The commander’s face suddenly appeared in the gap of my small rock shelter. Her face, clearly visible with no helmet, was covered in dust and scrapes. “Get out here Mekra!”

The spire shook from underneath my feet. I looked at her with wide eyes.

“That was an order, not a suggestion!” she yelled. “Get out!”

I scrambled out. The shaking was worse out in the open, but the commander grabbed my arm and steadied me. We were still several steps away from the ledge, away from the heaving skin of the dragon.

She looked at my hands. I was still gripping the knives.

“Good, you have them! I need you to stab the dragon.”

My eyes shot to meet hers. Dead serious. “Me? Why me? Why not you?”

“The knives get their power from their owner’s fingerprints. Prints that your whole family shares. They wouldn’t work for me.”

I took a step back, feeling light-headed. “No, no, not me, I can’t–“


Her voice was so gentle, it startled me. She clasped both my forearms in hers. “Look at me, Mekra.”

I obeyed and found myself unable to tear away from her emerald gaze. She was strong. Confident. Courageous. Everything I was not, everything I wanted to be. That was why I’d applied to be her attendant, so that maybe some of her goodness would rub off on me.

It hadn’t worked.

“There were two men, one who loved toffee, and one who hated it.” Her voice was calm, soothing, captivating, even as her words were completely unrelated to our present predicament. The rumbling receded into the background. “They both made a pledge and didn’t taste a bite of toffee for a month straight. Which man had more self-control?”

I hesitated.

She tsked impatiently. “Answer the question! It’s not a trick!”

“The…one who loved toffee.”

“Exactly.” The commander smiled. “And it’s the same with courage. It’s impossible to be courageous if you were never afraid in the first place. But you have the chance to be the bravest person I know.”

I frowned. This was the oddest motivational speech I’d ever heard. “Because…I’m scared of basically everything?”

She grinned. “Yes. If you can conquer your terror – which is plentiful – then you can be outstandingly courageous. Braver than even the Explorer who found our world. Now.” She turned me to face the dragon. “Do you have what it takes?”

I first eyed the glint of the scales, and then the knives in my hands, then back to the commander. She raised an eyebrow. I could do this now and be courageous, like I’d always dreamed of being. Or I could stay safe, let everyone die, and remain a coward.

I took a deep breath and tightened my grip on the blades. Then I propelled my legs forward, straight towards the ledge, towards the thrashing body of the dragon. The blades glinted in the sunlight as my feet left safety.

The dragon’s roar rattled the mountains from their soaring tips down to the very roots of the earth.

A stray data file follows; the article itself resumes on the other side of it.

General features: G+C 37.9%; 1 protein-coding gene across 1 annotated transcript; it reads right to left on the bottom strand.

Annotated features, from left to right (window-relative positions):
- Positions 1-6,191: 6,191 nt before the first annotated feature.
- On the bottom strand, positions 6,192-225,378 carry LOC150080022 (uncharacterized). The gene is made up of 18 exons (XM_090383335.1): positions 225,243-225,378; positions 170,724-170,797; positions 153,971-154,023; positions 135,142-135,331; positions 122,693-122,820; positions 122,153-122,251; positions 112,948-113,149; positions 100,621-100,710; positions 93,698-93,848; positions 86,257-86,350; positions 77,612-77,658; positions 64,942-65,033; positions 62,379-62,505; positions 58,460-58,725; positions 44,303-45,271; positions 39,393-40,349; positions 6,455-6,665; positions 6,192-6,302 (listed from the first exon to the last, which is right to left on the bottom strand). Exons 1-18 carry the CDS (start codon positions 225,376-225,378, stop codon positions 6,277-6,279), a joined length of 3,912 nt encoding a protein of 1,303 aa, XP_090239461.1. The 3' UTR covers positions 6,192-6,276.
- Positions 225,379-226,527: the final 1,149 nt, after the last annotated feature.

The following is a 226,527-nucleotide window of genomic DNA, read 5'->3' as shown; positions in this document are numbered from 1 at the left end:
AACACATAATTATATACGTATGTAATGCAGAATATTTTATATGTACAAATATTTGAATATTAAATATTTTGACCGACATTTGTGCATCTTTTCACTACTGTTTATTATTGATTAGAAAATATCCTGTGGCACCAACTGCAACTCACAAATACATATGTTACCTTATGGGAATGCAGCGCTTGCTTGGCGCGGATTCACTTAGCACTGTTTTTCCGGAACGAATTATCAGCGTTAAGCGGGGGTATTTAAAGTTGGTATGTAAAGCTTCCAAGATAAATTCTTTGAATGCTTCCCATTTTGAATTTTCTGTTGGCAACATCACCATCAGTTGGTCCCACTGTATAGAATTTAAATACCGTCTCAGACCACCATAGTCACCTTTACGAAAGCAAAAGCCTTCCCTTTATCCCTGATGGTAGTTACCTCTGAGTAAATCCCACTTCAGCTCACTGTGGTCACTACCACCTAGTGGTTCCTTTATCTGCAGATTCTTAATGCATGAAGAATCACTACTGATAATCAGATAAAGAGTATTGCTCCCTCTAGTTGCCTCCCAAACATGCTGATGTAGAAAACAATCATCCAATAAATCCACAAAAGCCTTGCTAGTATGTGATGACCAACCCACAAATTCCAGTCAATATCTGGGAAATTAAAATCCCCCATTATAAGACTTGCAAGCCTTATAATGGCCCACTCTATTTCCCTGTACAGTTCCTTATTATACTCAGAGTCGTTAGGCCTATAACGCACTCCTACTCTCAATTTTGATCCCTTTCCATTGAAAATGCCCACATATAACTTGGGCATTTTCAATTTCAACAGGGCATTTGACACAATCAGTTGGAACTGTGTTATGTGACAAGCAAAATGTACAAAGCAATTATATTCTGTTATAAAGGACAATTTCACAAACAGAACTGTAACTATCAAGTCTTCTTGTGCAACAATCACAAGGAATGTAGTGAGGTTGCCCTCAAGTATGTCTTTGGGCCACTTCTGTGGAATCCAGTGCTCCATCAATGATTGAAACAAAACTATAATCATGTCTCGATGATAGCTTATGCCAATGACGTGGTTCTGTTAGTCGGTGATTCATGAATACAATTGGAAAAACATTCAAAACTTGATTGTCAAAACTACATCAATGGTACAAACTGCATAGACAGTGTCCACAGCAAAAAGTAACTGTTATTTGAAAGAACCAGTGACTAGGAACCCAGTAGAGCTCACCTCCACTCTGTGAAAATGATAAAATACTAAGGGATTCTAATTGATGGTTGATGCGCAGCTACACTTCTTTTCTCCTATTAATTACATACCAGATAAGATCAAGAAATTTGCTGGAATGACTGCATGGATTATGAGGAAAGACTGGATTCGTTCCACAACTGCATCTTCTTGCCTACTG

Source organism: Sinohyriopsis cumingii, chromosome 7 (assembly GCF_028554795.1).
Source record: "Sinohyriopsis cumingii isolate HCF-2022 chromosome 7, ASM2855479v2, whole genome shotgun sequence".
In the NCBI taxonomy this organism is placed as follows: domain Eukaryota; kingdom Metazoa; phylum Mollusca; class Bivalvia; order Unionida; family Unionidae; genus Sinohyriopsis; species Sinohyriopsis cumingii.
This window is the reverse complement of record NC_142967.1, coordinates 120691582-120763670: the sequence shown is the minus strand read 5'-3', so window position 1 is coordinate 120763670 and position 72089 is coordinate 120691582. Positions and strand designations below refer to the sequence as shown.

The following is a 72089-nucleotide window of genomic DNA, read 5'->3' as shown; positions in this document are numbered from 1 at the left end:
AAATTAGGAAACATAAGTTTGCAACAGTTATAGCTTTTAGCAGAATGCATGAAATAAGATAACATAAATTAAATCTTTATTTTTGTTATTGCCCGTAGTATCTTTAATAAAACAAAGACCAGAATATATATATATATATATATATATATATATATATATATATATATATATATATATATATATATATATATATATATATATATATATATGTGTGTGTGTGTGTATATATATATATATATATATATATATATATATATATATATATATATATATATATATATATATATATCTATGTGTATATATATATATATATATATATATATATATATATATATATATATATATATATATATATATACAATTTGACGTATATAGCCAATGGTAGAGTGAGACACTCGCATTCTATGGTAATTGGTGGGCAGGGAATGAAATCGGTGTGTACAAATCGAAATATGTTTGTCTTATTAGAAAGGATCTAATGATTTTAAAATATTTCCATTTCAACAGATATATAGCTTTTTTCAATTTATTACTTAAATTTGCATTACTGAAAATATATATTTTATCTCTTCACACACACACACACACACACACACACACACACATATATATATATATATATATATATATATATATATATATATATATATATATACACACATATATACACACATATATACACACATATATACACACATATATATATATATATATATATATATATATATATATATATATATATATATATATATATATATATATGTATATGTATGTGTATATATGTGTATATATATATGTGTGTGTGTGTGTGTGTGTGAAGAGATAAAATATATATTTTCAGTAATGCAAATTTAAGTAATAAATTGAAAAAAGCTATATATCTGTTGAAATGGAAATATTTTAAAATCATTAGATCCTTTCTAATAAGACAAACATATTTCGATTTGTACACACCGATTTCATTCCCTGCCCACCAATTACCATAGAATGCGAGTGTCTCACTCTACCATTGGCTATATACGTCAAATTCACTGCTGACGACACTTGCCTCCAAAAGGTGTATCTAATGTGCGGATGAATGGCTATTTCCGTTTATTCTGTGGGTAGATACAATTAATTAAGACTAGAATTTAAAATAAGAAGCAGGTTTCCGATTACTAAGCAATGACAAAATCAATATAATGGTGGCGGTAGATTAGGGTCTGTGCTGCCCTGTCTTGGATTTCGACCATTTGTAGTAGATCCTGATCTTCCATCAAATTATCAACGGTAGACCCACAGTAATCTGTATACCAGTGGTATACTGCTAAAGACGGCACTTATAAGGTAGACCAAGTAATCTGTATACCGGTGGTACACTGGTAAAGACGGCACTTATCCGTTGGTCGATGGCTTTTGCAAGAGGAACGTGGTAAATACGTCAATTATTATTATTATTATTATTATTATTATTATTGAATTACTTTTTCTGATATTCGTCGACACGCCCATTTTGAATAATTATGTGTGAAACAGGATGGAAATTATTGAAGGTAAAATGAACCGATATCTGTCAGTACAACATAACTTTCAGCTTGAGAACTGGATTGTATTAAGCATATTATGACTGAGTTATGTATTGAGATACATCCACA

10 thoughts on “The Trap // a (One Quirk Later) short story

  1. Yay, I’m so happy you did this prompt! I truly enjoyed reading your story, and I really relate to Mekra’s fear of heights- and fear of things in general. I also relate to feeling unqualified in any given situation. (Am I going to mess up? Should I even be here???) Mekra’s emotions felt real.

    The commander made me smile. I love it when characters can be tough and loud but also really caring. 🙂

    Liked by 1 person

    1. Thank you so much Sponge! ❤ I'm glad you could relate with Mekra. I've often felt the same way myself, but sometimes we need a commander-figure in our lives to remind us that yes, we ARE capable. 😉

      Definitely, yes! It was so fun to write her. 😄

      Liked by 1 person

  2. I may have said this before, but I LOVE your writing. It’s so CLEAR, I can see everything, and your character voices (I remember this from the igloo in the desert story too) are so…vivid. I just really enjoy reading it.
    And Mekra and the commander – ahh! I love them! I love the commander’s toffee story! You took this prompt in such a cool direction. I…am running out of vague exclamatory adjectives but seriously I enjoyed reading this so much and I’m so glad you did it! 😀

    Liked by 1 person

    1. Oh Sarah, you have just made my entire week. THANK YOU SO MUCH. ❤ ❤ I can't even begin to describe how encouraging that is, especially as I bang my head over a particularly nasty section in one of my full-length works. So grateful for your support. 😊

      Yay, that makes me so happy! And thank YOU for bringing these prompts/quirks/thingies to my attention! It was much fun. 😀

      Liked by 1 person

  3. First the “Wrong answer-” [freak out from Mekra] “-too long“, and “*high pitched voice* ‘I swear it on my mother’s dish cloths, commander!’ “, and then the twist… Commander Rezky is amazing. xD And I love the flow of your story!

    Thank you for joining in, Elisha! ❤

    Liked by 1 person